Avoiding the Seven Sins of Investing

• Using mutual funds, which have various drawbacks. A good reason not to own mutual funds involves taxes — one of the most significant factors determining net returns in any investment. The exasperating thing about mutual funds in taxable accounts is that even when you lose money, you can be taxed on gains that the fund made previously. So sometimes, when you lose, you lose some more. Another problem with mutual funds is that you can't get out of them until the end of the trading day. So when the market is in rough water, you just have to sit there and take it. If you have enough money to diversify across 20-30 stocks, you might be better off building your own portfolio.

• Always playing the market in one direction — up. Most investors buy in anticipation of rising prices. Yet many professionals and astute amateurs also invest in downward movement by shorting stocks -- essentially, betting on their decline – or buying Exchange Traded Funds (ETF's) that short the market. For example, the ETF issued by ProShares, the Short Dow30 (DOG), seeks results that correspond to the inverse daily performance of the Dow Jones Industrial Average. Professional traders use these techniques, called hedging, to hedge or protect their stock investments. If the market falls, these techniques provide protection. Too many individual investors don't use such strategies to reduce risk.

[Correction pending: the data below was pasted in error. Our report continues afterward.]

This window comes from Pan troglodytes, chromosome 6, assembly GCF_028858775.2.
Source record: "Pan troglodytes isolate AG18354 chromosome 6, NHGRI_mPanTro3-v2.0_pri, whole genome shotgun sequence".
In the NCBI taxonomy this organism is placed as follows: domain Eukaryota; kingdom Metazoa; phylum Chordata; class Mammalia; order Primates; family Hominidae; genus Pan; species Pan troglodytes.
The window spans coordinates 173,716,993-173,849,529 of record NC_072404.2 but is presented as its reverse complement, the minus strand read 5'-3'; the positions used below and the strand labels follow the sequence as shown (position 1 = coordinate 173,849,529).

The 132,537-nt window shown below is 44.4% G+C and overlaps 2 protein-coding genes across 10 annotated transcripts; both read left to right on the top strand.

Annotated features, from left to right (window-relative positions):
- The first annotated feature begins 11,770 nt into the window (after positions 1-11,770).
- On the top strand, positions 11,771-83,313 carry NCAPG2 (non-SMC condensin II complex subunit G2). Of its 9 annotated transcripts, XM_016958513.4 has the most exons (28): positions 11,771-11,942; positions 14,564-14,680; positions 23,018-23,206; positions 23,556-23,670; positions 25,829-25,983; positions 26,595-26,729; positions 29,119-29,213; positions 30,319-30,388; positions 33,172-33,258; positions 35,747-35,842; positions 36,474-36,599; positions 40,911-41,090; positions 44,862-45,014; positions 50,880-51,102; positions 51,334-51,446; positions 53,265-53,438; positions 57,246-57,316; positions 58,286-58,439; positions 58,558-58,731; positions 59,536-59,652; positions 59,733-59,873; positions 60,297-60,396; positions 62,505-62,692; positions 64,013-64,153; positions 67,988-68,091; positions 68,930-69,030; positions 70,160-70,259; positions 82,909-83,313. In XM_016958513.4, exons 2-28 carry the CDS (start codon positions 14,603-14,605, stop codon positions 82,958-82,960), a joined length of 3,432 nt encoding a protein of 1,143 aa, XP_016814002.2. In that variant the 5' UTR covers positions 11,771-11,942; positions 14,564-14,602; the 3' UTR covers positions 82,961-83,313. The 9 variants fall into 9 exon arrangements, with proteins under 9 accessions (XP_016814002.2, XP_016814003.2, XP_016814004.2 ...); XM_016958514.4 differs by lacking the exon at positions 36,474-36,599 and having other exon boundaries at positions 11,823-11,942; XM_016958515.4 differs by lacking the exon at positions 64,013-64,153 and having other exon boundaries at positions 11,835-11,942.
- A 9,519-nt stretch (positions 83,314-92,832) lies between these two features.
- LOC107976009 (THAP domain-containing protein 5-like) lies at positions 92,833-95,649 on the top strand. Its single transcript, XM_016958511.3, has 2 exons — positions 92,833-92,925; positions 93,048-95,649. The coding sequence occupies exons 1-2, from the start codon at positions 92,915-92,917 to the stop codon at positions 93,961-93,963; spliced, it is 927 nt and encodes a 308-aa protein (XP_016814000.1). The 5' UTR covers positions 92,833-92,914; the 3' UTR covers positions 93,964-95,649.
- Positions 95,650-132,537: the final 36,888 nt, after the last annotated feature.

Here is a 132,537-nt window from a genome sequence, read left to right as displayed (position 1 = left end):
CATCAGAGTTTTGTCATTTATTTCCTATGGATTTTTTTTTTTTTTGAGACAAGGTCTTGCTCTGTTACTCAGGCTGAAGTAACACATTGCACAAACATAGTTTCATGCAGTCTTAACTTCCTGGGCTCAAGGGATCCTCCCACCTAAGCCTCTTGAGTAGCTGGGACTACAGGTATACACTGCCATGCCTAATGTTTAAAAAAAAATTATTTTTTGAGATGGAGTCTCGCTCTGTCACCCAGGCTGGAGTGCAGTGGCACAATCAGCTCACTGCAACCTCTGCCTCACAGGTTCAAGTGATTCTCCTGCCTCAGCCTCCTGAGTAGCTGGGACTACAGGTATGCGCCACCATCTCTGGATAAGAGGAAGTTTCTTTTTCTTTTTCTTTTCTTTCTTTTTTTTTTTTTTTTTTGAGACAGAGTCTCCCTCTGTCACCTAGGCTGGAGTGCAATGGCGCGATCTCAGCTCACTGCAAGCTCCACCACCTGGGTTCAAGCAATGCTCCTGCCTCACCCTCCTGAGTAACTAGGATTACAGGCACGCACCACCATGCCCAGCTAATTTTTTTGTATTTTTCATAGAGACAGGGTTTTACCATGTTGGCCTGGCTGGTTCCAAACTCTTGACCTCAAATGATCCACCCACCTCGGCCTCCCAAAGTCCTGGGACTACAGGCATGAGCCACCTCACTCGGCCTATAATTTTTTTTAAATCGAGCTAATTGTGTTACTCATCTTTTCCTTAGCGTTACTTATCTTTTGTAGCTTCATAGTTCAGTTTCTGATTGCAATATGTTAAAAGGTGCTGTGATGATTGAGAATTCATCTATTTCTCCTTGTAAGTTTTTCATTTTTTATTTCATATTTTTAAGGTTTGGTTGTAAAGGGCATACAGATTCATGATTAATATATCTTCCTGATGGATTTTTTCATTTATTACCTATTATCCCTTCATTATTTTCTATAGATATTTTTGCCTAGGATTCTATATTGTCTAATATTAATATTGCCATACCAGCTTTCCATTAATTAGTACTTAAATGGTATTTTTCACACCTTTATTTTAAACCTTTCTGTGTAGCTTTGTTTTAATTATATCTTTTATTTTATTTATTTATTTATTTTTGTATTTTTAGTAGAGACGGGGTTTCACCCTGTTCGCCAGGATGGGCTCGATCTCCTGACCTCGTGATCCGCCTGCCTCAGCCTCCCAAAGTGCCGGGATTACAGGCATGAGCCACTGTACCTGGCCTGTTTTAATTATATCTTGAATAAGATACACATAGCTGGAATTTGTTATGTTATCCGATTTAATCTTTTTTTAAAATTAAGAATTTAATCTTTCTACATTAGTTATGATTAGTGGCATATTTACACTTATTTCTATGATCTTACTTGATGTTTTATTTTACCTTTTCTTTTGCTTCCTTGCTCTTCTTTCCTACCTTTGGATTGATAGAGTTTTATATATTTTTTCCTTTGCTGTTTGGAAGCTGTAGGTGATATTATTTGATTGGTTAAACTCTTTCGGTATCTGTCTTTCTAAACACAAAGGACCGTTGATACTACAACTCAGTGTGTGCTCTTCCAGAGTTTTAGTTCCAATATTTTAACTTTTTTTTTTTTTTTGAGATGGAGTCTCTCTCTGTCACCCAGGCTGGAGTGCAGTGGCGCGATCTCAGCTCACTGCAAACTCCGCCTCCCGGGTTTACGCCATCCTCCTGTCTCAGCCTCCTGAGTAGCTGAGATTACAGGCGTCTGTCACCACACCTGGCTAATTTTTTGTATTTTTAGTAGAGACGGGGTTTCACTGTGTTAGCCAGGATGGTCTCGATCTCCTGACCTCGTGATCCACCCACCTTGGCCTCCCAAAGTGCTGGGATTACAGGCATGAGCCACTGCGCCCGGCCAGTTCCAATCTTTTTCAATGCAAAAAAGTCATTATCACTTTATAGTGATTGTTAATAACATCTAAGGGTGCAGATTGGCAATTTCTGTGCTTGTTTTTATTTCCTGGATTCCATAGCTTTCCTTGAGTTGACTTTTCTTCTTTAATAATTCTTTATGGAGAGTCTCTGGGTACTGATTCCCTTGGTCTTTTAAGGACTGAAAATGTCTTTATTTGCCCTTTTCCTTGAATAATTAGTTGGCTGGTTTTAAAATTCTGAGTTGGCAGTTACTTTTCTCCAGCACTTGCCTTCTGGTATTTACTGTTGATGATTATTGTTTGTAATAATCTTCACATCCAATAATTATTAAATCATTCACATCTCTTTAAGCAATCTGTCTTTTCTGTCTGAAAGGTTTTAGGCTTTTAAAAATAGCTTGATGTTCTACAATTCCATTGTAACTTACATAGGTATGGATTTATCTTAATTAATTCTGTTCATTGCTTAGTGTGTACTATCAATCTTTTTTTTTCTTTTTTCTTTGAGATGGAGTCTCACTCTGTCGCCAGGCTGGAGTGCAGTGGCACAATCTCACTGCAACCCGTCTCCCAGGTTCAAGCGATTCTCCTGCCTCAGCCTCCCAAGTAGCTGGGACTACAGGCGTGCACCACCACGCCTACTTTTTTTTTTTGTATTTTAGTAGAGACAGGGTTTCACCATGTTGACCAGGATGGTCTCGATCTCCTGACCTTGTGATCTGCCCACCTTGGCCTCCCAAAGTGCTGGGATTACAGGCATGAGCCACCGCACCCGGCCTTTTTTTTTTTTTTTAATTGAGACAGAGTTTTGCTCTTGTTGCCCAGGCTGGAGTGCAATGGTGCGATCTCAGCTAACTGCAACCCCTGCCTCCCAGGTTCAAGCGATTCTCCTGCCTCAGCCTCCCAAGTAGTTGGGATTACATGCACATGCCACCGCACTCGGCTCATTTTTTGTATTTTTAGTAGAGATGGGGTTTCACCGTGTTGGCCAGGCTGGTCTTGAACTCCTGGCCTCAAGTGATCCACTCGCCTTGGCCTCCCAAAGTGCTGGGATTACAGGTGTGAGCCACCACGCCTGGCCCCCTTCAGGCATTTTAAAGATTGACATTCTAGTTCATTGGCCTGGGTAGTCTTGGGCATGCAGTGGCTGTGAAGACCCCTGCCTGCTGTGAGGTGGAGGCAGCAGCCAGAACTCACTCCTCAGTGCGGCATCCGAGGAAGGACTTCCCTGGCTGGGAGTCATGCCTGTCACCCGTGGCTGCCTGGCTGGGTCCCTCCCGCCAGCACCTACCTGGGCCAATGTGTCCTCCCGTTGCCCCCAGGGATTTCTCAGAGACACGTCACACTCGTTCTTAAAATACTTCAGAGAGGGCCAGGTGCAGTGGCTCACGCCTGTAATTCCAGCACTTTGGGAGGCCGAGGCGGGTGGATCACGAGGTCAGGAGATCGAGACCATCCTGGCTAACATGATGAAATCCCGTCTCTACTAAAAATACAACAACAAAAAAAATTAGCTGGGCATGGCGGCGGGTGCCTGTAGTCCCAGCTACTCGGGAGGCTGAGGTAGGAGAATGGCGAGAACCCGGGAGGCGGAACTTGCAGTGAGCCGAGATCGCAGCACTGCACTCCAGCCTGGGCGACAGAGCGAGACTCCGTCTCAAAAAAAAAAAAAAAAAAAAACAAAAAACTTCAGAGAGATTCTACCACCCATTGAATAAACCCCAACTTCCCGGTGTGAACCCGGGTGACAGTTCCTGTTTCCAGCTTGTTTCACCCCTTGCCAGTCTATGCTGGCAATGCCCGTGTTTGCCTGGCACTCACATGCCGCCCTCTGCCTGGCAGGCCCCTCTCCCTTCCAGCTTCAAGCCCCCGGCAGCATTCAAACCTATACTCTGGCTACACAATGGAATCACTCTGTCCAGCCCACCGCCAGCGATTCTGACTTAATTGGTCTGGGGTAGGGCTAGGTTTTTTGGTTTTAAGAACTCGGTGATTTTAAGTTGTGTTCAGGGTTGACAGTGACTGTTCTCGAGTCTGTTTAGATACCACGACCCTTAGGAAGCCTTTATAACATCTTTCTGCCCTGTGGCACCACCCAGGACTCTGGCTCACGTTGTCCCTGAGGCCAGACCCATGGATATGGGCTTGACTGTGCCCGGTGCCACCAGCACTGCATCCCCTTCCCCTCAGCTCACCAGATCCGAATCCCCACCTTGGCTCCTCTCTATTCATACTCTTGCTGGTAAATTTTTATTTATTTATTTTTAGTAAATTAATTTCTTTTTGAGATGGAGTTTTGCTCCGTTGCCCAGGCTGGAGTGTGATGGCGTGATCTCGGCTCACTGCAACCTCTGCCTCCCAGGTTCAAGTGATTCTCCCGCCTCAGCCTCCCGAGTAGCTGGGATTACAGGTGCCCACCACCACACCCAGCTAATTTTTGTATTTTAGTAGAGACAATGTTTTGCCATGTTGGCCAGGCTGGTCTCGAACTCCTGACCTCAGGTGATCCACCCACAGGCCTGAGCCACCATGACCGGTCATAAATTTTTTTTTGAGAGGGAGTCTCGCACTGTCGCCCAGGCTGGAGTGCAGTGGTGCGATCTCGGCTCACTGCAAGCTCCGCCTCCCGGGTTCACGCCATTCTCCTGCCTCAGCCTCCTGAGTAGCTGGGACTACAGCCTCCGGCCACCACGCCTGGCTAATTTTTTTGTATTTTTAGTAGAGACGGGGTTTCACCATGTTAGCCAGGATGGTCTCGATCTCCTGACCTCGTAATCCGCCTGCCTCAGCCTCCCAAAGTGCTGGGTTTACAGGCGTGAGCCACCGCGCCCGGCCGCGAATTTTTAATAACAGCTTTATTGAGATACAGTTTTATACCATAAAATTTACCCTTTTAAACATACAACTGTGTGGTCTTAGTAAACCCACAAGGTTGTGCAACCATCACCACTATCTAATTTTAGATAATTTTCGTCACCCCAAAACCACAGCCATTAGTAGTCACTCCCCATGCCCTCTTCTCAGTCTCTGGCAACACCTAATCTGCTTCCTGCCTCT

• Failing to enhance their stock portfolios by using options. One type of option, a covered call, is a contract that gives you cash (called a premium) in return for your obligation to sell a stock at an agreed-upon price within a set time period. If the stock reaches the agreed-upon price, you must sell – but you get to keep the premium. If the stock doesn't reach the agreed-on price, you get to keep both the premium and the stock. If you have stocks in your portfolio that you're thinking of selling anyway, why not collect a premium by selling a covered call? You'll eventually sell the stock, but you can collect premiums in the meantime.

Successful investing is a complex endeavor involving myriad factors. These errors and omissions are related to only a few of these factors, yet the principles they entail are among the most critical affecting investing success. By avoiding these blunders – and taking the right proactive measures instead -- you can go a long way toward increasing your returns.

Byron Studdard is founder and president of Studdard Financial a firm in Sarasota, Fla., dedicated to helping clients build wealth, protect it and pass it on to future generations. A Certified Financial Planner®, Studdard is listed in the Guide to America's Best Financial Planners (published by the Consumers' Research Council of America, an independent research company).

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